You know you expected me to go into this for at least a little bit.
Granted, i did get into work that same day with 4miles spare! I didnt get the car fully charged this morning. It was risky, i know. One thing is certain, – that computer estimating the mileage remaining – pretty damn accurate!

Battery on LEAF is bigger than on smaller czero / imiev – despite the fact delivering near-same real-life miles.

Why? Simple.
LEAF is bigger and better in every aspect that any or other models above-mentioned, but that comes at the cost – weight – in proportion to increased size, and on-board electronic tech gear. Its hungry for power as well.

With all that in consideration, the larger battery size to accomodate all that and what is essentially a 5-seater, can deliver the same as my humble czero (imiev).

Furthermore, Increased battery pack means one More thing – it costs longer*, yes longer to charge than my compared electric car.

For reference, czero charging at work, – now, im talking experience for now, not technical comparison, – takes some 7-8 hours to go into full. tried and tested. From 10%. (yes, i arrived into work on 7 miles remaining a number of times).

However with 4 miles on the clock, as i rolled into my charging bay (the same one) at work, “computer says” 13 hours to full charge. I didnt believe it. However my belief was irrelevant, as by the end of the 5hours work day, – i barely had 55% battery charge.

Doing the math, i gather that indeed it takes a tad longer to charge. Those reviews which suggested (13A socket btw is in examples as standard) LEAF takes about 8-10 hours to charge, – aka overnight – were not too far off.

Regardless, rapid charging points are now here, and i left work without stress and worry with my 55% charge “half tank fuel”, and headed into town for errands, – rapid charging this LEAF at that very same, previously mentioned South Mimms Rapid Charging unit supplied by ecotricity, partnered with Nissan.

All in all, yes, battery is larger, bigger than czero, but so what it takes a hour or so extra to get the full charge. Once you get used to the full tech and gear on board such as “show me nearest charging station” or rear view camera, the rest is suddenly no-as-so-important.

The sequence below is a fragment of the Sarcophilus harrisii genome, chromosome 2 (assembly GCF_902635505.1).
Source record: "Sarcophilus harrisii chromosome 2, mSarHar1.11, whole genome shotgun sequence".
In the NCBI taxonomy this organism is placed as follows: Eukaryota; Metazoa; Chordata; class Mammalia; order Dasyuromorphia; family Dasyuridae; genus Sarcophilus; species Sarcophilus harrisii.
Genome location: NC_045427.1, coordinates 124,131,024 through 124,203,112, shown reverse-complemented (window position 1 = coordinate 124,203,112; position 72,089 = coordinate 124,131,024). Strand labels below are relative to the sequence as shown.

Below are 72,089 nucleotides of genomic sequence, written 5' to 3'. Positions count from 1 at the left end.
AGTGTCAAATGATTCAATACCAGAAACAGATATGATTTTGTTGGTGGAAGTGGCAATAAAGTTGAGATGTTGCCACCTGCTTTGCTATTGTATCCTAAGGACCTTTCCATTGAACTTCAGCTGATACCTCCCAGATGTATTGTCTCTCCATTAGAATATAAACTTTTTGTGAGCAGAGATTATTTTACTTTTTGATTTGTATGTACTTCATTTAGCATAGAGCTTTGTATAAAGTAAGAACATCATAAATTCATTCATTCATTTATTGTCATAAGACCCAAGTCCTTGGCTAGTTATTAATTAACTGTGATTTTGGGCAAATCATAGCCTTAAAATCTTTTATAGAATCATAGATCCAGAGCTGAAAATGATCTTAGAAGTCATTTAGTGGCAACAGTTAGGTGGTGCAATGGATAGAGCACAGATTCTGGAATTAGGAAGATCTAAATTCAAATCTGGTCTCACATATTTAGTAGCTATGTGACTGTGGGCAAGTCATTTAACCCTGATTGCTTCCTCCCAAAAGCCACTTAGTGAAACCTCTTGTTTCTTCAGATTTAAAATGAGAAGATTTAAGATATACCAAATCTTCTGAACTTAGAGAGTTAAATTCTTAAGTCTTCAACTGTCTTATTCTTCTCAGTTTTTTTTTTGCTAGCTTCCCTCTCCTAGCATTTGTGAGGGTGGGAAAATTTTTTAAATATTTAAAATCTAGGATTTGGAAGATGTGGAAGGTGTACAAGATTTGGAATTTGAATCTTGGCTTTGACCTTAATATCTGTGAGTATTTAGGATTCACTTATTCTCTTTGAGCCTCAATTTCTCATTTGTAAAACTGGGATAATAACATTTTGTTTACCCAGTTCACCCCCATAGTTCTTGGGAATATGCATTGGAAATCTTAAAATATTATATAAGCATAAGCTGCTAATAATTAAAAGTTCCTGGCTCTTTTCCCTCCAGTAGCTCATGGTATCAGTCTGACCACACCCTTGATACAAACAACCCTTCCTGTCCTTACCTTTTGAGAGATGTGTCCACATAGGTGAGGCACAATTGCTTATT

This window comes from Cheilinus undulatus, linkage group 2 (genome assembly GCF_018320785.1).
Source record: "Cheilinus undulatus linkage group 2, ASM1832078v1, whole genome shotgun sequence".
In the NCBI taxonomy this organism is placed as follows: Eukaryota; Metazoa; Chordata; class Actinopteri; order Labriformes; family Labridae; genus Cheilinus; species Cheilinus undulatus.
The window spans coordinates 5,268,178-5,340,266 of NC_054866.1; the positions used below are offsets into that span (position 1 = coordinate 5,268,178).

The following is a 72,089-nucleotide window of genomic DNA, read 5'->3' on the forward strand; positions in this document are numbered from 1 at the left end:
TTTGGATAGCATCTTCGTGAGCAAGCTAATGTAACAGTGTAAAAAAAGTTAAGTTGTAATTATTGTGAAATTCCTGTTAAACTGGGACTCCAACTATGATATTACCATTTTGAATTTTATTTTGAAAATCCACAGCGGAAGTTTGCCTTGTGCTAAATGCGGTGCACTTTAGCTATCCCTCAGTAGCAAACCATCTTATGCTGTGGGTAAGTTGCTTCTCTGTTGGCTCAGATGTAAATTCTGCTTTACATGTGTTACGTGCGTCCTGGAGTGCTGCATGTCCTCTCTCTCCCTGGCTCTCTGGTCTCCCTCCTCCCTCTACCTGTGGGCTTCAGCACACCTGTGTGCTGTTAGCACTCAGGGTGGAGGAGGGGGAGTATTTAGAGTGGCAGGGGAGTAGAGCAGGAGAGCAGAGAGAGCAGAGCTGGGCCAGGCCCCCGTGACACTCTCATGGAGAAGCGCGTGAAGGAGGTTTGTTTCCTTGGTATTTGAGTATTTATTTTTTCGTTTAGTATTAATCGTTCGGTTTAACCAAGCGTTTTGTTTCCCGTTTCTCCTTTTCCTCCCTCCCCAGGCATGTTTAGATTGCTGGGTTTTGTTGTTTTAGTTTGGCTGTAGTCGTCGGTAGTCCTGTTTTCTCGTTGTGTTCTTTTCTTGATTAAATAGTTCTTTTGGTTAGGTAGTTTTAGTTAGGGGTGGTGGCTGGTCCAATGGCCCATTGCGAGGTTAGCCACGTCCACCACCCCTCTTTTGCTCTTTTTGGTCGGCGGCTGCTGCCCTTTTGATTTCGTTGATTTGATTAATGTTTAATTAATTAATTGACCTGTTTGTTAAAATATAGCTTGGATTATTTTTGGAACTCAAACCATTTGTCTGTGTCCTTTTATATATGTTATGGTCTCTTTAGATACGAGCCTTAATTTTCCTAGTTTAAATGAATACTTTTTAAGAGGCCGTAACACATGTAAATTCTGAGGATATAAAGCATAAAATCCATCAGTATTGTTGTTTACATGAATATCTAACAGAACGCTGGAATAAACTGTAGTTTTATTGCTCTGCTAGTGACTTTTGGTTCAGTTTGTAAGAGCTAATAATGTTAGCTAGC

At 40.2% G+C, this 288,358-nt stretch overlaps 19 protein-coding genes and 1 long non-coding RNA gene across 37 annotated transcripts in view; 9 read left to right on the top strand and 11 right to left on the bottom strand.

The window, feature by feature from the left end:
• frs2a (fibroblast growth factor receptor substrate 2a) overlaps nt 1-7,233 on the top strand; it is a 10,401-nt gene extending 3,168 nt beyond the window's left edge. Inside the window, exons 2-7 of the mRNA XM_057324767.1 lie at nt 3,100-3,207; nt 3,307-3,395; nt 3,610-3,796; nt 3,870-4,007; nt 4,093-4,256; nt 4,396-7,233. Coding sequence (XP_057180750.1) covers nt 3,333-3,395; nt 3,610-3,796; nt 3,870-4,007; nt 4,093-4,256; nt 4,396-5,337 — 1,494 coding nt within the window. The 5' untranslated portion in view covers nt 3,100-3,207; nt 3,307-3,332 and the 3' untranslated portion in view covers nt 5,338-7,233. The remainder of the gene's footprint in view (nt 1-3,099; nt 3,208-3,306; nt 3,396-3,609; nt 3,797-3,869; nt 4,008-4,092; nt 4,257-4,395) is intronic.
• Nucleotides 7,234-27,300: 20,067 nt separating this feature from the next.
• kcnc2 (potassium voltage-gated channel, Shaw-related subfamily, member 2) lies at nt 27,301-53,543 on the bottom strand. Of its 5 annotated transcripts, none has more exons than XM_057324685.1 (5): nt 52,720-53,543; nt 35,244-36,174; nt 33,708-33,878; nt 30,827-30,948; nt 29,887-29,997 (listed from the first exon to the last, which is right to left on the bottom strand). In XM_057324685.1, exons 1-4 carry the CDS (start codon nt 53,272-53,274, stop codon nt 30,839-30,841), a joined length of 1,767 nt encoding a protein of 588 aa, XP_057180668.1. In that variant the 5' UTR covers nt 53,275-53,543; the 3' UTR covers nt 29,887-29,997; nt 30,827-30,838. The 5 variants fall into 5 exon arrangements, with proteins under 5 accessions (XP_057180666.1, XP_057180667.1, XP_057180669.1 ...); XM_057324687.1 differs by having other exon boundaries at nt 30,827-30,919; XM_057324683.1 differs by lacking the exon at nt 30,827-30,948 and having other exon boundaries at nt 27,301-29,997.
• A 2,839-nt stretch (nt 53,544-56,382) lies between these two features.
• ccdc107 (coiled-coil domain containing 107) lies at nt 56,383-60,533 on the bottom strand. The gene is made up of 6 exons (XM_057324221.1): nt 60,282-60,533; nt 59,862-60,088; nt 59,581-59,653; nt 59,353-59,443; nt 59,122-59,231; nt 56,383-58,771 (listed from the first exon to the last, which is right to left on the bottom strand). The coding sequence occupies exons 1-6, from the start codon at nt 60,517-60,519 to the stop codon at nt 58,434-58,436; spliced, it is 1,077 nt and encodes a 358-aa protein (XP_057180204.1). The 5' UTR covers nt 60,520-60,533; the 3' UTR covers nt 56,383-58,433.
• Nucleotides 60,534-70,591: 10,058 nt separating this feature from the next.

I really enjoyed taking that LEAF for a spin, much as I have enjoyed FLUENCE for that test drive at the Better Place.
They are bigger, better, more serious quality machines. I will have to enjoy the simplicity of my faithful (so far) czero, and appreciate “faster” charging time than the more premium models.

Price. Purchase or Lease, thats the question.
At £26k, LEAF is quite a piece of work.

Leasing electric cars is the best option forward. And there is a reason why. Unless you live within 10 miles of your longest trip in the village, and the 5 year battery warranty is all you care about – beside green credentials, – that the way to go.

However, technology will improve and the economies of scale will bring the prices down.

Meanwhile leasing is somewhat more premium as well, compared to my city czero / imiev. See my Cheapest LEASE category on the LEFT.

(Starting with LEAF @ £259 month and czero @ £159/month)

I don’t have to make these assumptions up. Nissan is bringing out another “new” LEAF in some 6 months time with more ECO* on-board energy consuming heating + devices. This results with some 14-20% energy saving for the car.

This, in turn, means you can drive further. See my other posts for more information.

So while you may be happy to own yours outright, don’t get me wrong, – i salute you sir, leasing would make more sense for time being. Residual value for any electric in another 3 years, from this date i personally estimate below 30%.

I could be called an optimist and pessimist at once, if you see what i mean. Its good to expect that many tech upgrades and advances for upcoming models and bring the price of NEW LEAFS down so much, that the cost of presently purchased outright cars will be expected to depreciate THAT much.

Decide for yourself.